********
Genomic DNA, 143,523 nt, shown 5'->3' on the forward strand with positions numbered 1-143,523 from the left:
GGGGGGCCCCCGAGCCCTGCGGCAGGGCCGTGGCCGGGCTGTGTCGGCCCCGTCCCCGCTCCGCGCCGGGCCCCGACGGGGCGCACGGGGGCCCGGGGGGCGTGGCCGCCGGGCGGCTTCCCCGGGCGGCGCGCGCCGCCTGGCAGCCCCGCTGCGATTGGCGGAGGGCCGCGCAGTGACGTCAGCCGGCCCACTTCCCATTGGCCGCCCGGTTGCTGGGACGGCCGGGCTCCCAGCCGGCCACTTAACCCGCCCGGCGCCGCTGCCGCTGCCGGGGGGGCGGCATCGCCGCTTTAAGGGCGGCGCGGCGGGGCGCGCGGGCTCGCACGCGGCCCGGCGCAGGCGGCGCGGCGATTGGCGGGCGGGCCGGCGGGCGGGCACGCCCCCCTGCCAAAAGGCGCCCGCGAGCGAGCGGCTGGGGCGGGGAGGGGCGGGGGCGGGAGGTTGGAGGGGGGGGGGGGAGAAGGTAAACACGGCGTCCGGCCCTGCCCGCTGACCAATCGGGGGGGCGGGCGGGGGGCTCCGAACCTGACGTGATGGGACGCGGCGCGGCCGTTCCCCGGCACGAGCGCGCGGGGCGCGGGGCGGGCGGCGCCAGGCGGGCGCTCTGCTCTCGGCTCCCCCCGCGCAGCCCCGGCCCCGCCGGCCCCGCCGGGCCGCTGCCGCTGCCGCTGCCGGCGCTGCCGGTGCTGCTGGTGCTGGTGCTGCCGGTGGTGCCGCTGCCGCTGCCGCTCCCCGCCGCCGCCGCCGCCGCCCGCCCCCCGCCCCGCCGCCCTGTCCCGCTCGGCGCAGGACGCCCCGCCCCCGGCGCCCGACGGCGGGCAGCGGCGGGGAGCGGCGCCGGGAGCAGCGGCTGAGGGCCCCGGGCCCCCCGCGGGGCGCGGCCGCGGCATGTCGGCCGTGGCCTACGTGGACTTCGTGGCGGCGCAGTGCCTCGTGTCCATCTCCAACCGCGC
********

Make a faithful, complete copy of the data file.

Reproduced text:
Genomic DNA, 143,523 nt, shown 5'->3' on the forward strand with positions numbered 1-143,523 from the left:
GGGGGGCCCCCGAGCCCTGCGGCAGGGCCGTGGCCGGGCTGTGTCGGCCCCGTCCCCGCTCCGCGCCGGGCCCCGACGGGGCGCACGGGGGCCCGGGGGGCGTGGCCGCCGGGCGGCTTCCCCGGGCGGCGCGCGCCGCCTGGCAGCCCCGCTGCGATTGGCGGAGGGCCGCGCAGTGACGTCAGCCGGCCCACTTCCCATTGGCCGCCCGGTTGCTGGGACGGCCGGGCTCCCAGCCGGCCACTTAACCCGCCCGGCGCCGCTGCCGCTGCCGGGGGGGCGGCATCGCCGCTTTAAGGGCGGCGCGGCGGGGCGCGCGGGCTCGCACGCGGCCCGGCGCAGGCGGCGCGGCGATTGGCGGGCGGGCCGGCGGGCGGGCACGCCCCCCTGCCAAAAGGCGCCCGCGAGCGAGCGGCTGGGGCGGGGAGGGGCGGGGGCGGGAGGTTGGAGGGGGGGGGGGGAGAAGGTAAACACGGCGTCCGGCCCTGCCCGCTGACCAATCGGGGGGGCGGGCGGGGGGCTCCGAACCTGACGTGATGGGACGCGGCGCGGCCGTTCCCCGGCACGAGCGCGCGGGGCGCGGGGCGGGCGGCGCCAGGCGGGCGCTCTGCTCTCGGCTCCCCCCGCGCAGCCCCGGCCCCGCCGGCCCCGCCGGGCCGCTGCCGCTGCCGCTGCCGGCGCTGCCGGTGCTGCTGGTGCTGGTGCTGCCGGTGGTGCCGCTGCCGCTGCCGCTCCCCGCCGCCGCCGCCGCCGCCCGCCCCCCGCCCCGCCGCCCTGTCCCGCTCGGCGCAGGACGCCCCGCCCCCGGCGCCCGACGGCGGGCAGCGGCGGGGAGCGGCGCCGGGAGCAGCGGCTGAGGGCCCCGGGCCCCCCGCGGGGCGCGGCCGCGGCATGTCGGCCGTGGCCTACGTGGACTTCGTGGCGGCGCAGTGCCTCGTGTCCATCTCCAACCGCGC